Tuesday, 5 November 2013

What are the pros and cons of the leading Java HTML parsers?

Almost all known HTML parsers implements the W3C DOM API (part of the JAXP API, Java API for XML processing) and gives you a org.w3c.dom.Document back which is ready for direct use by JAXP API. The major differences are usually to be found in the features of the parser in question. Most parsers are to a certain degree forgiving and lenient with non-wellformed HTML ("tagsoup"), like JTidyNekoHTML,TagSoup and HtmlCleaner. You usually use this kind of HTML parsers to "tidy" the HTML source (e.g. replacing the HTML-valid <br> by a XML-valid <br />), so that you can traverse it "the usual way" using the W3C DOM and JAXP API.
The only ones which jumps out are HtmlUnit and Jsoup.


HtmlUnit provides a completely own API which gives you the possibility to act like a webbrowser programmatically. I.e. enter form values, click elements, invoke JavaScript, etcetera. It's much more than alone a HTML parser. It's a real "GUI-less webbrowser" and HTML unit testing tool.


Jsoup also provides a completely own API. It gives you the possibility to select elements using jQuery-likeCSS selectors and provides a slick API to traverse the HTML DOM tree to get the elements of interest.
Particularly the traversing of the HTML DOM tree is the major strength of Jsoup. Ones who have worked with org.w3c.dom.Document know what a hell of pain it is to traverse the DOM using the verboseNodeList and Node APIs. True, XPath makes the life easier, but still, it's another learning curve and it can end up to be still verbose.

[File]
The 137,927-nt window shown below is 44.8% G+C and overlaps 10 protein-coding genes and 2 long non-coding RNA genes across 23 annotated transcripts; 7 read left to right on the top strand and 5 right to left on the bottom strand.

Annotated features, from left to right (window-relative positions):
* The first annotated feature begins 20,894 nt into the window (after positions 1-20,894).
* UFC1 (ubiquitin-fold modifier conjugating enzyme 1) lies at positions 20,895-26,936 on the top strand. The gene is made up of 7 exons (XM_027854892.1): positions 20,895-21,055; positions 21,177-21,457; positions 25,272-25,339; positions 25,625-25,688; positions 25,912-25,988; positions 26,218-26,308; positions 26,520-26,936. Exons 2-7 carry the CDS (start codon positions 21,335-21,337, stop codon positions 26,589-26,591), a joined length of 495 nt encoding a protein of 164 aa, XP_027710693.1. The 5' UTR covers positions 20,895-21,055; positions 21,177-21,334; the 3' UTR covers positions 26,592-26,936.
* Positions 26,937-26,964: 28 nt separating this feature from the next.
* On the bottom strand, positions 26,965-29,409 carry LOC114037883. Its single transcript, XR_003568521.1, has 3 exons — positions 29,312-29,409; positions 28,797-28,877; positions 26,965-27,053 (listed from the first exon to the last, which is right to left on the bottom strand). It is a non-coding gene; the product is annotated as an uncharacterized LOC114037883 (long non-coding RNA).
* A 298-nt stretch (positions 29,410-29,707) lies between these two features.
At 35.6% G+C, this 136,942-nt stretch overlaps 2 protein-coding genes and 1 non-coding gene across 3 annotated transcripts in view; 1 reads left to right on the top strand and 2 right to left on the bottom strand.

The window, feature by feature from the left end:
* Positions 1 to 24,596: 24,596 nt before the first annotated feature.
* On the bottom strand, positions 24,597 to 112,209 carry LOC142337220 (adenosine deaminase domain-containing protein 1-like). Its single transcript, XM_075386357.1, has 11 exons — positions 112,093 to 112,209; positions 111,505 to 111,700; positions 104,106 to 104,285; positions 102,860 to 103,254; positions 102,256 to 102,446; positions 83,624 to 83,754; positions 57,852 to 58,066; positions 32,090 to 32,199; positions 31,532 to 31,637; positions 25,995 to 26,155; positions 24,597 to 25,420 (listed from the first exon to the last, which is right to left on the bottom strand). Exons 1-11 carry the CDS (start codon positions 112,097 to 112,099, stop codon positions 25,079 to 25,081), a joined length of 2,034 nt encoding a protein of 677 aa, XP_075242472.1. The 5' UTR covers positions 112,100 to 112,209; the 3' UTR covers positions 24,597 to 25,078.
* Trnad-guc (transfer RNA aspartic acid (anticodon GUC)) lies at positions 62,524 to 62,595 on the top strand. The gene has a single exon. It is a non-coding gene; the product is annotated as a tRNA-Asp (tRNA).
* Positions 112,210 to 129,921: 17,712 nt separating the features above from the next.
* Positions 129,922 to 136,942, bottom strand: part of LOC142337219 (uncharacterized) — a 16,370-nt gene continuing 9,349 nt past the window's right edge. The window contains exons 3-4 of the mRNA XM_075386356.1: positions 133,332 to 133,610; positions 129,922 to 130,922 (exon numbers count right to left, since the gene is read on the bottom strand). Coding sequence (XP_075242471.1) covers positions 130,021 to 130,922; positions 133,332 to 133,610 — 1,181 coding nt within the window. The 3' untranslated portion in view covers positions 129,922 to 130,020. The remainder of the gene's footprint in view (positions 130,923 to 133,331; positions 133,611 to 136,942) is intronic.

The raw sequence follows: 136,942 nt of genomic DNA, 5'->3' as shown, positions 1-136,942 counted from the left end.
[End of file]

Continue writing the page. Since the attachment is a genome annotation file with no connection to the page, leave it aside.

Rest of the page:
Here's an example which uses a "plain" W3C DOM parser like JTidy in combination with XPath to extract the first paragraph of your question and the names of all answerers (I am using XPath since without it, the code needed to gather the information of interest would otherwise grow up 10 times as big, without writing utility/helper methods).
String url = "http://stackoverflow.com/questions/3152138";
Document document = new Tidy().parseDOM(new URL(url).openStream(), null);
XPath xpath = XPathFactory.newInstance().newXPath();
Node question = (Node) xpath.compile("//*[@id='question']//*[contains(@class,'post-text')]//p[1]").evaluate(document, XPathConstants.NODE);
System.out.println("Question: " + question.getFirstChild().getNodeValue());
NodeList answerers = (NodeList) xpath.compile("//*[@id='answers']//*[contains(@class,'user-details')]//a[1]").evaluate(document, XPathConstants.NODESET);
for (int i = 0; i < answerers.getLength(); i++) {
System.out.println("Answerer: " + answerers.item(i).getFirstChild().getNodeValue());
And here's an example how to do exactly the same with Jsoup:
String url = "http://stackoverflow.com/questions/3152138";
Document document = Jsoup.connect(url).get();
Element question = document.select("#question .post-text p").first();
System.out.println("Question: " + question.text());
Elements answerers = document.select("#answers .user-details a");
for (Element answerer : answerers) {
System.out.println("Answerer: " + answerer.text());
Do you see the difference? It's not only less code, but Jsoup is also relatively easy to grasp if you already have moderate experience with CSS selectors (by e.g. developing websites and/or using jQuery).


The pros and cons of each should be clear enough now. If you just want to use the standard JAXP API to traverse it, then go for the first mentioned group of parsers. There are pretty a lot of them. Which one to choose depends on the features it provides (how is HTML cleaning made easy for you? are there some listeners/interceptors and tag-specific cleaners?) and the robustness of the library (how often is it updated/maintained/fixed?). If you like to unit test the HTML, then HtmlUnit is the way to go. If you like to extract specific data from the HTML (which is more than often the real world requirement), then Jsoup is the way to go.
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